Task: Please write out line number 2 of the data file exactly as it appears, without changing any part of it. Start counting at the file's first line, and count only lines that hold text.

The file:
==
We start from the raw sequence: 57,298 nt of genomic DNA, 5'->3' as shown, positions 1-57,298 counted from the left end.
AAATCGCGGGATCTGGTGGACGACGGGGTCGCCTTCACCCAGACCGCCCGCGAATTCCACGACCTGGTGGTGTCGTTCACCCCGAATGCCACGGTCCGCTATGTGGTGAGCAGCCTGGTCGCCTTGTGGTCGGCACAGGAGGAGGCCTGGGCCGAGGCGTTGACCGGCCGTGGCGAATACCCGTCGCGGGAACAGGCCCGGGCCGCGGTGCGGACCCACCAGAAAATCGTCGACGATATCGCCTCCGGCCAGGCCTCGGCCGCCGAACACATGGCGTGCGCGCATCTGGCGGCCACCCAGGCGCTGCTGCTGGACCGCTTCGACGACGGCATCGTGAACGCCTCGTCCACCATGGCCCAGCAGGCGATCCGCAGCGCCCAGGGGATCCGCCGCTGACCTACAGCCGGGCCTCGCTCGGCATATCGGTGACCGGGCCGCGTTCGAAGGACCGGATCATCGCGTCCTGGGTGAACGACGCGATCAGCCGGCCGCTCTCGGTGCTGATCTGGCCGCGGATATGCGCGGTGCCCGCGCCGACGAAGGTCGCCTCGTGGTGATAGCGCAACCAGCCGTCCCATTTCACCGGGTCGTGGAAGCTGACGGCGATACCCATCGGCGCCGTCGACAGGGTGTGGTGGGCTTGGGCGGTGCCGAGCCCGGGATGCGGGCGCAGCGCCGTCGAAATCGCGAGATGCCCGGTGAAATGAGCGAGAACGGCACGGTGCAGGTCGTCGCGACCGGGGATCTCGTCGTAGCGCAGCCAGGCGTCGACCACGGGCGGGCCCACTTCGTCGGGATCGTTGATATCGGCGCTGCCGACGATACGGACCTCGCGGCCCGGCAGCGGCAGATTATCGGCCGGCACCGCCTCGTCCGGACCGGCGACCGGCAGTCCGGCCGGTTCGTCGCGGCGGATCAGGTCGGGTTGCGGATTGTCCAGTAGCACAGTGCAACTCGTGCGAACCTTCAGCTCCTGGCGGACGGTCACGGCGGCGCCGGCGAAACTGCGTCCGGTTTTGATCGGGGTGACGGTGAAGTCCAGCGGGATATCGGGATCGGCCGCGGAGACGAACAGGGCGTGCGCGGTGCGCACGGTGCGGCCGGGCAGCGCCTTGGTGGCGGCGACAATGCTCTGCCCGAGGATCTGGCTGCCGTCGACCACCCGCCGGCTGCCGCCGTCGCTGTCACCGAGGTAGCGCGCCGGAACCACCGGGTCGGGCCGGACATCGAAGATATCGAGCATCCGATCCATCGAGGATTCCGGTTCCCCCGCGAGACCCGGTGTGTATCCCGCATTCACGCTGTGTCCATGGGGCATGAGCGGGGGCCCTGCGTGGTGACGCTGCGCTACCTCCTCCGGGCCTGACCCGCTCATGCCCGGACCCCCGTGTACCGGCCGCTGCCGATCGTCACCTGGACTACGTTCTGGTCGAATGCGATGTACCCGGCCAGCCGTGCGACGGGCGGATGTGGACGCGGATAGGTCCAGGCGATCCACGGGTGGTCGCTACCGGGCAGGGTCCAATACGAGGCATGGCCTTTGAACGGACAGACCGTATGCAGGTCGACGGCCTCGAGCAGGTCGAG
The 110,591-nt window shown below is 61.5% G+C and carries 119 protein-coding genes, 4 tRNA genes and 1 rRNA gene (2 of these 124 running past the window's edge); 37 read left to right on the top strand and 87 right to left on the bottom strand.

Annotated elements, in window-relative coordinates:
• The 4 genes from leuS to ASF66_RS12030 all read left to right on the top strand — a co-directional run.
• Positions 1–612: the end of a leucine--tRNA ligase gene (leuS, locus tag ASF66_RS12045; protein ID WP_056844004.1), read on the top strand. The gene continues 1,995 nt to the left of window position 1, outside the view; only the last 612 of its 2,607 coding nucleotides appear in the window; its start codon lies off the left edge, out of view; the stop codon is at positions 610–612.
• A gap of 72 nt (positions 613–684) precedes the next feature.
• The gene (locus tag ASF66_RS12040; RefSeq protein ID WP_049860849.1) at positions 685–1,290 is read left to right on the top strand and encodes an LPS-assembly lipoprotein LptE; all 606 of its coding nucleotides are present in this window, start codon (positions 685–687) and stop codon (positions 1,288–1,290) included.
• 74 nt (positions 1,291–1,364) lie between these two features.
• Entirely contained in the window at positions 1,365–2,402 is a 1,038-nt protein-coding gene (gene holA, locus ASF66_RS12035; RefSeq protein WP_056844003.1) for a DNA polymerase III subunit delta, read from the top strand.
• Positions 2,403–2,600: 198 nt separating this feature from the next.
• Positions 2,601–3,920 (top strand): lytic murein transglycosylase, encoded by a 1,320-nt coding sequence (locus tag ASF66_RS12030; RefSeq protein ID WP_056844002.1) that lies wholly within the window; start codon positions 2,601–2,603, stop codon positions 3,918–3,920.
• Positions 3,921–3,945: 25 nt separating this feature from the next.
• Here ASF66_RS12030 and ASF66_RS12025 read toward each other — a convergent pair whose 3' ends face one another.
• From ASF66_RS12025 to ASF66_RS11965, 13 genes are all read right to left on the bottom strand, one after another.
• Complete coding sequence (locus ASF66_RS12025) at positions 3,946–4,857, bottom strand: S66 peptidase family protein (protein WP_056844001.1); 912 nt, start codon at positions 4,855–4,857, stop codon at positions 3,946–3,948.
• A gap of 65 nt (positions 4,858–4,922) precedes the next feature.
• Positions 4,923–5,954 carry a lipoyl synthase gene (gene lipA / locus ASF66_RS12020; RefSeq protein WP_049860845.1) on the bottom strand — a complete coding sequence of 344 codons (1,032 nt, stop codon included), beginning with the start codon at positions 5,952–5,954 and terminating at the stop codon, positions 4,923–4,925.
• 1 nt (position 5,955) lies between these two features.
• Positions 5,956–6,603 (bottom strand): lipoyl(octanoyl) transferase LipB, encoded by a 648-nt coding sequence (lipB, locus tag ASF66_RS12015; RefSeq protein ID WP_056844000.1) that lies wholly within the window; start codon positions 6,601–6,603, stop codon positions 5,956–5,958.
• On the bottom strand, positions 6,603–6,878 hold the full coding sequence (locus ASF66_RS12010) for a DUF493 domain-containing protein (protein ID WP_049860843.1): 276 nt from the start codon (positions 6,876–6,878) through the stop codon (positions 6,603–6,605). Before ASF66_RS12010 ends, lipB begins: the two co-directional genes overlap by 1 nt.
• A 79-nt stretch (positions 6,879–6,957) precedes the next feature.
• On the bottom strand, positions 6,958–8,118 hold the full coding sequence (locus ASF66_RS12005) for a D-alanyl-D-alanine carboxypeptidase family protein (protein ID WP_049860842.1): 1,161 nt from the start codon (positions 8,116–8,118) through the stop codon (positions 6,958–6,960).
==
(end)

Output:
AAATCGCGGGATCTGGTGGACGACGGGGTCGCCTTCACCCAGACCGCCCGCGAATTCCACGACCTGGTGGTGTCGTTCACCCCGAATGCCACGGTCCGCTATGTGGTGAGCAGCCTGGTCGCCTTGTGGTCGGCACAGGAGGAGGCCTGGGCCGAGGCGTTGACCGGCCGTGGCGAATACCCGTCGCGGGAACAGGCCCGGGCCGCGGTGCGGACCCACCAGAAAATCGTCGACGATATCGCCTCCGGCCAGGCCTCGGCCGCCGAACACATGGCGTGCGCGCATCTGGCGGCCACCCAGGCGCTGCTGCTGGACCGCTTCGACGACGGCATCGTGAACGCCTCGTCCACCATGGCCCAGCAGGCGATCCGCAGCGCCCAGGGGATCCGCCGCTGACCTACAGCCGGGCCTCGCTCGGCATATCGGTGACCGGGCCGCGTTCGAAGGACCGGATCATCGCGTCCTGGGTGAACGACGCGATCAGCCGGCCGCTCTCGGTGCTGATCTGGCCGCGGATATGCGCGGTGCCCGCGCCGACGAAGGTCGCCTCGTGGTGATAGCGCAACCAGCCGTCCCATTTCACCGGGTCGTGGAAGCTGACGGCGATACCCATCGGCGCCGTCGACAGGGTGTGGTGGGCTTGGGCGGTGCCGAGCCCGGGATGCGGGCGCAGCGCCGTCGAAATCGCGAGATGCCCGGTGAAATGAGCGAGAACGGCACGGTGCAGGTCGTCGCGACCGGGGATCTCGTCGTAGCGCAGCCAGGCGTCGACCACGGGCGGGCCCACTTCGTCGGGATCGTTGATATCGGCGCTGCCGACGATACGGACCTCGCGGCCCGGCAGCGGCAGATTATCGGCCGGCACCGCCTCGTCCGGACCGGCGACCGGCAGTCCGGCCGGTTCGTCGCGGCGGATCAGGTCGGGTTGCGGATTGTCCAGTAGCACAGTGCAACTCGTGCGAACCTTCAGCTCCTGGCGGACGGTCACGGCGGCGCCGGCGAAACTGCGTCCGGTTTTGATCGGGGTGACGGTGAAGTCCAGCGGGATATCGGGATCGGCCGCGGAGACGAACAGGGCGTGCGCGGTGCGCACGGTGCGGCCGGGCAGCGCCTTGGTGGCGGCGACAATGCTCTGCCCGAGGATCTGGCTGCCGTCGACCACCCGCCGGCTGCCGCCGTCGCTGTCACCGAGGTAGCGCGCCGGAACCACCGGGTCGGGCCGGACATCGAAGATATCGAGCATCCGATCCATCGAGGATTCCGGTTCCCCCGCGAGACCCGGTGTGTATCCCGCATTCACGCTGTGTCCATGGGGCATGAGCGGGGGCCCTGCGTGGTGACGCTGCGCTACCTCCTCCGGGCCTGACCCGCTCATGCCCGGACCCCCGTGTACCGGCCGCTGCCGATCGTCACCTGGACTACGTTCTGGTCGAATGCGATGTACCCGGCCAGCCGTGCGACGGGCGGATGTGGACGCGGATAGGTCCAGGCGATCCACGGGTGGTCGCTACCGGGCAGGGTCCAATACGAGGCATGGCCTTTGAACGGACAGACCGTATGCAGGTCGACGGCCTCGAGCAGGTCGAG